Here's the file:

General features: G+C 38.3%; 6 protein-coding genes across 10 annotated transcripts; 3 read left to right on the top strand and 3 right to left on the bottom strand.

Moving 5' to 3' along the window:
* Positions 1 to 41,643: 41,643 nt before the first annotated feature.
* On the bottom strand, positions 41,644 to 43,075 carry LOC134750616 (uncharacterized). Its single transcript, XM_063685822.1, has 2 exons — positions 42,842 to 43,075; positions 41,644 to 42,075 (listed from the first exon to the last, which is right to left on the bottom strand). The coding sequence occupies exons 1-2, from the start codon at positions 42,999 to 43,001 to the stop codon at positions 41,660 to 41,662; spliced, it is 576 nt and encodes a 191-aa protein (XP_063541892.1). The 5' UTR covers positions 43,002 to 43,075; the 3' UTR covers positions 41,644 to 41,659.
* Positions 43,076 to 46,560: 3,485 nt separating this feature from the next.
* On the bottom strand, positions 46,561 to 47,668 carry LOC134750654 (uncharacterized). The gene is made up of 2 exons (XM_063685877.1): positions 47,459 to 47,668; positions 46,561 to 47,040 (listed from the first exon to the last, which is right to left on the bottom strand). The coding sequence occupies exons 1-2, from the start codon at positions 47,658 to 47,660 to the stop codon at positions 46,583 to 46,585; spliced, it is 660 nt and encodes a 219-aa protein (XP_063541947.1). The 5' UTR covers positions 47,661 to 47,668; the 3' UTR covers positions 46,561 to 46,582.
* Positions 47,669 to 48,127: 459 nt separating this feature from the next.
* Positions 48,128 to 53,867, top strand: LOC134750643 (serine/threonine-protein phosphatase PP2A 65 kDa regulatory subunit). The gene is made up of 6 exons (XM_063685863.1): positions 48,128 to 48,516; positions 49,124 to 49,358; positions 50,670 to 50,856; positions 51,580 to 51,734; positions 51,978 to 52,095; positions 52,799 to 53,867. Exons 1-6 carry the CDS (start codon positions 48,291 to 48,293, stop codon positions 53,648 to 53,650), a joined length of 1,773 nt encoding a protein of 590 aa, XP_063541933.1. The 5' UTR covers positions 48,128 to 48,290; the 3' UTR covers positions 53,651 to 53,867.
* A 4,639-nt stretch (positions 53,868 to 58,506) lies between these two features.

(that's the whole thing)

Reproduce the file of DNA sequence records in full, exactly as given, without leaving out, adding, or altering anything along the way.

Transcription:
General features: G+C 38.3%; 6 protein-coding genes across 10 annotated transcripts; 3 read left to right on the top strand and 3 right to left on the bottom strand.

Moving 5' to 3' along the window:
* Positions 1 to 41,643: 41,643 nt before the first annotated feature.
* On the bottom strand, positions 41,644 to 43,075 carry LOC134750616 (uncharacterized). Its single transcript, XM_063685822.1, has 2 exons — positions 42,842 to 43,075; positions 41,644 to 42,075 (listed from the first exon to the last, which is right to left on the bottom strand). The coding sequence occupies exons 1-2, from the start codon at positions 42,999 to 43,001 to the stop codon at positions 41,660 to 41,662; spliced, it is 576 nt and encodes a 191-aa protein (XP_063541892.1). The 5' UTR covers positions 43,002 to 43,075; the 3' UTR covers positions 41,644 to 41,659.
* Positions 43,076 to 46,560: 3,485 nt separating this feature from the next.
* On the bottom strand, positions 46,561 to 47,668 carry LOC134750654 (uncharacterized). The gene is made up of 2 exons (XM_063685877.1): positions 47,459 to 47,668; positions 46,561 to 47,040 (listed from the first exon to the last, which is right to left on the bottom strand). The coding sequence occupies exons 1-2, from the start codon at positions 47,658 to 47,660 to the stop codon at positions 46,583 to 46,585; spliced, it is 660 nt and encodes a 219-aa protein (XP_063541947.1). The 5' UTR covers positions 47,661 to 47,668; the 3' UTR covers positions 46,561 to 46,582.
* Positions 47,669 to 48,127: 459 nt separating this feature from the next.
* Positions 48,128 to 53,867, top strand: LOC134750643 (serine/threonine-protein phosphatase PP2A 65 kDa regulatory subunit). The gene is made up of 6 exons (XM_063685863.1): positions 48,128 to 48,516; positions 49,124 to 49,358; positions 50,670 to 50,856; positions 51,580 to 51,734; positions 51,978 to 52,095; positions 52,799 to 53,867. Exons 1-6 carry the CDS (start codon positions 48,291 to 48,293, stop codon positions 53,648 to 53,650), a joined length of 1,773 nt encoding a protein of 590 aa, XP_063541933.1. The 5' UTR covers positions 48,128 to 48,290; the 3' UTR covers positions 53,651 to 53,867.
* A 4,639-nt stretch (positions 53,868 to 58,506) lies between these two features.